The Friend at Midnight

“It happened that while Jesus was praying in a certain place, after He had finished, one of His disciples said to Him, “Lord, teach us to pray just as John also taught his disciples.” And He said to them, “When you pray, say: ‘Father, hallowed be Your name. Your kingdom come. ‘Give us each day our daily bread. ‘And forgive us our sins, For we ourselves also forgive everyone who is indebted to us. And lead us not into temptation.'” Then He said to them, “Suppose one of you has a friend, and goes to him at midnight and says to him, ‘Friend, lend me three loaves; for a friend of mine has come to me from a journey, and I have nothing to set before him’; and from inside he answers and says, ‘Do not bother me; the door has already been shut and my children and I are in bed; I cannot get up and give you anything.’ “I tell you, even though he will not get up and give him anything because he is his friend, yet because of his persistence he will get up and give him as much as he needs. “So I say to you, ask, and it will be given to you; seek, and you will find; knock, and it will be opened to you. “For everyone who asks, receives; and he who seeks, finds; and to him who knocks, it will be opened. “Now suppose one of you fathers is asked by his son for a fish; he will not give him a snake instead of a fish, will he? “Or if he is asked for an egg, he will not give him a scorpion, will he? “If you then, being evil, know how to give good gifts to your children, how much more will your heavenly Father give the Holy Spirit to those who ask Him?” (Luke 11:1-13)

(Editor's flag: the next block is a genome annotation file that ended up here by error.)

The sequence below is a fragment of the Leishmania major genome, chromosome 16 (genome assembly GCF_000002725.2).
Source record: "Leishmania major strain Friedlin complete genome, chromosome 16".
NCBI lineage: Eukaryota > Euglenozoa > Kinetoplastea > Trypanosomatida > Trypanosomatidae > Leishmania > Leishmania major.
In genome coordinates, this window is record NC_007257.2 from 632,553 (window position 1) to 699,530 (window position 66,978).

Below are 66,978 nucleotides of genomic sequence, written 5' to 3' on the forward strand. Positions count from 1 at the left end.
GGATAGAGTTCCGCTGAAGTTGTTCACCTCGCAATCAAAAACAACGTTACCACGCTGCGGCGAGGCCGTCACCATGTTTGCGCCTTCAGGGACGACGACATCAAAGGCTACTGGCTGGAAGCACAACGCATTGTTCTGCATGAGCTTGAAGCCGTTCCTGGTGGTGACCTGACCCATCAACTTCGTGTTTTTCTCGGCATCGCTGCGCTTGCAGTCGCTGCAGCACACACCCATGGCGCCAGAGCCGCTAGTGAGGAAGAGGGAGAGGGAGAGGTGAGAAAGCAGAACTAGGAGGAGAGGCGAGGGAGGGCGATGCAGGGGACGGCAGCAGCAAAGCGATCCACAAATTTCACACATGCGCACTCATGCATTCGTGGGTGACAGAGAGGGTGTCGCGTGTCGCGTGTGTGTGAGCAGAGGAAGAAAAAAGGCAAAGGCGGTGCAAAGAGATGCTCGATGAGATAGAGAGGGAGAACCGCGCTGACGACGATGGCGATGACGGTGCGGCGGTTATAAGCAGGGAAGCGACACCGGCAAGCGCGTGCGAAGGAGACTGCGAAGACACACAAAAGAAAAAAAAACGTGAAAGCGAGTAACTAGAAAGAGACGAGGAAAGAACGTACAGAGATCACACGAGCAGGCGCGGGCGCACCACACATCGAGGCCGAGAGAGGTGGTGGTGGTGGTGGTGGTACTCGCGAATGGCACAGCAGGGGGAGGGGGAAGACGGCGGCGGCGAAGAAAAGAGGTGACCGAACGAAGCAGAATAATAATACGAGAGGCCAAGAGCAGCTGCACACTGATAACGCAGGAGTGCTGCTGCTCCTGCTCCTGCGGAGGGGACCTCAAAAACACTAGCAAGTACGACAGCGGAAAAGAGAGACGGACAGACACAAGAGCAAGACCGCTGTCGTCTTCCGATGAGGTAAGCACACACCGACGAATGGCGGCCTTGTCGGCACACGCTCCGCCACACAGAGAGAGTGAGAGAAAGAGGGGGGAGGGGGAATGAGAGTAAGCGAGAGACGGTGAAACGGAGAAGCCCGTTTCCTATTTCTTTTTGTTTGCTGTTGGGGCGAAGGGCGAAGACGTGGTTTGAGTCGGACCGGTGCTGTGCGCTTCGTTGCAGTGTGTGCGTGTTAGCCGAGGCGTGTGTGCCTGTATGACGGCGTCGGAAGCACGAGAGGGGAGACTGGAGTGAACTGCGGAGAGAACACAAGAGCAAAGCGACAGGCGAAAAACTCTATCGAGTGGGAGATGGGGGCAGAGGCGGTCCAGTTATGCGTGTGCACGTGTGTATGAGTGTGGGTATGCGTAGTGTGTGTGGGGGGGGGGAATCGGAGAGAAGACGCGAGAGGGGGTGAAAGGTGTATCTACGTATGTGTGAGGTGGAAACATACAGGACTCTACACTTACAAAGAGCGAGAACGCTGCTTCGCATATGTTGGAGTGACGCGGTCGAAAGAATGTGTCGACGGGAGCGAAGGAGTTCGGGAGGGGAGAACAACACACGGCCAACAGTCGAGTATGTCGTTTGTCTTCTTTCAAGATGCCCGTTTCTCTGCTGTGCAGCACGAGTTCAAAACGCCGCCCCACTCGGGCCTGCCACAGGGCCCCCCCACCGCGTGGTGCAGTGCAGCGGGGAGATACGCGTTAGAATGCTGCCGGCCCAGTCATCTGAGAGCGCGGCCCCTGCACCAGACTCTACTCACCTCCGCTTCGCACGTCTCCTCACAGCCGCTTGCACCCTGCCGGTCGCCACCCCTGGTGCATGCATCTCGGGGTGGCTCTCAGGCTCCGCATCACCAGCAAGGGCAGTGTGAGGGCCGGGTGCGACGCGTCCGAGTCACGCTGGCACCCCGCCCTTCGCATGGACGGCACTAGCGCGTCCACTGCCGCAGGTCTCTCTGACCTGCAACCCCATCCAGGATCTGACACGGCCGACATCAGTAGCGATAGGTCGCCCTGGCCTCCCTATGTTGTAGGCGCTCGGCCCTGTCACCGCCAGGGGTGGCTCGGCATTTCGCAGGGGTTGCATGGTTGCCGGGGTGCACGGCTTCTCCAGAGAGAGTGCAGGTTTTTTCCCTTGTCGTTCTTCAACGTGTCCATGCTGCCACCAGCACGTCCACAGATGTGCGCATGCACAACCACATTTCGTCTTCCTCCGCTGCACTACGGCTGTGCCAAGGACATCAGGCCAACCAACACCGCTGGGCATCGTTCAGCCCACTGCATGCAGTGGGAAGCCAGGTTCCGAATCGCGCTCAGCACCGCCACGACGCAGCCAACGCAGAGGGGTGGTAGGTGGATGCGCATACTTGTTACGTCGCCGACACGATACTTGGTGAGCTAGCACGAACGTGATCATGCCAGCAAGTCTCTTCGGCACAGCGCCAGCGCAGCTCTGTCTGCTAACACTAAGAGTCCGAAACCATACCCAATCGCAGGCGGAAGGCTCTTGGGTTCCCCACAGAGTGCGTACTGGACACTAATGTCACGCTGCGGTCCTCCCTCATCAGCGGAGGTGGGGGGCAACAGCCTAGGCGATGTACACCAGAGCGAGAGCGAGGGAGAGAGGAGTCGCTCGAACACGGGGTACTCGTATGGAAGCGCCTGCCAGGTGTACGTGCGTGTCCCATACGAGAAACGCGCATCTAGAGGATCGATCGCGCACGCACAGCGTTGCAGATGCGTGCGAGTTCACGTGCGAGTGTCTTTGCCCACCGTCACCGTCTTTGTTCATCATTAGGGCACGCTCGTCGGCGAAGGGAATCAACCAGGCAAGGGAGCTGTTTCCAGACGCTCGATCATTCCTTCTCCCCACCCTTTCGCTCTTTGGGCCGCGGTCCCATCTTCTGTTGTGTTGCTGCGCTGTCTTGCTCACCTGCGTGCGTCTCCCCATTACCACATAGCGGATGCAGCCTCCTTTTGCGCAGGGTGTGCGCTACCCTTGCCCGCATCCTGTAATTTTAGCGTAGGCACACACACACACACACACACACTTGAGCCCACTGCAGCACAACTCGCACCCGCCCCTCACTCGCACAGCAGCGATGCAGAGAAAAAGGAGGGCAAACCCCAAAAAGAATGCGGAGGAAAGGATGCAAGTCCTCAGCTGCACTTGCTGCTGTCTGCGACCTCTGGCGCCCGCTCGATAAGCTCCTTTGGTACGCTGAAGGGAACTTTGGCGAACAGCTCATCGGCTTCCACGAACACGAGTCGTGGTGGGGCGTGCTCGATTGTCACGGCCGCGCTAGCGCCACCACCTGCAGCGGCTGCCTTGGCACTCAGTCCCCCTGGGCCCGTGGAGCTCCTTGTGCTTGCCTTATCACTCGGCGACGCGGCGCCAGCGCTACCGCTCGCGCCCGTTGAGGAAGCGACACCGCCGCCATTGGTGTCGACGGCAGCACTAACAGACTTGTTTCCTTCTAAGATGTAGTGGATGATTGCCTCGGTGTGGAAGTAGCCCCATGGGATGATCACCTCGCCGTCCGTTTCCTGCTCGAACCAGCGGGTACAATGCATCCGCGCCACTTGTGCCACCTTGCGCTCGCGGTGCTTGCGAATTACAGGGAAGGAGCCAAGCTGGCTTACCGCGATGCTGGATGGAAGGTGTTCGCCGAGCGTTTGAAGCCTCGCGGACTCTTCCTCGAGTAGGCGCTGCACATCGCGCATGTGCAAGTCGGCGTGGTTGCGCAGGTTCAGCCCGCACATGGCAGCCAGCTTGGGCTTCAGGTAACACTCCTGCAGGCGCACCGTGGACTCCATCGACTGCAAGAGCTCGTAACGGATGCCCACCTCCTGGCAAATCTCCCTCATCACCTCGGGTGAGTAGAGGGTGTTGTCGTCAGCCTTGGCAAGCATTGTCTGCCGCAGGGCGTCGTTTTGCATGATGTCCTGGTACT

We have seen in Jesus’ use of Parables as His method of teaching and has covered different subjects. Most have been about the Kingdom of God. But Jesus has used Parables in response to questions by His disciples and even His enemies. This Parable is told in His response to a question on prayer. Their question was, “Lord, teach us to pray, as John also taught his disciples.”

Jesus gave His disciples a threefold answer to their question. First Jesus taught them how they are to pray and He taught them what to pray for. Jesus then told this Parable of “The Friend at Midnight” to stress and important element of prayer. Then Jesus followed the Parable by elaborating on what the Parable was to illustrate to the disciples. The disciples often witnessed Jesus praying to the Father and this prompted their request to be taught how to pray.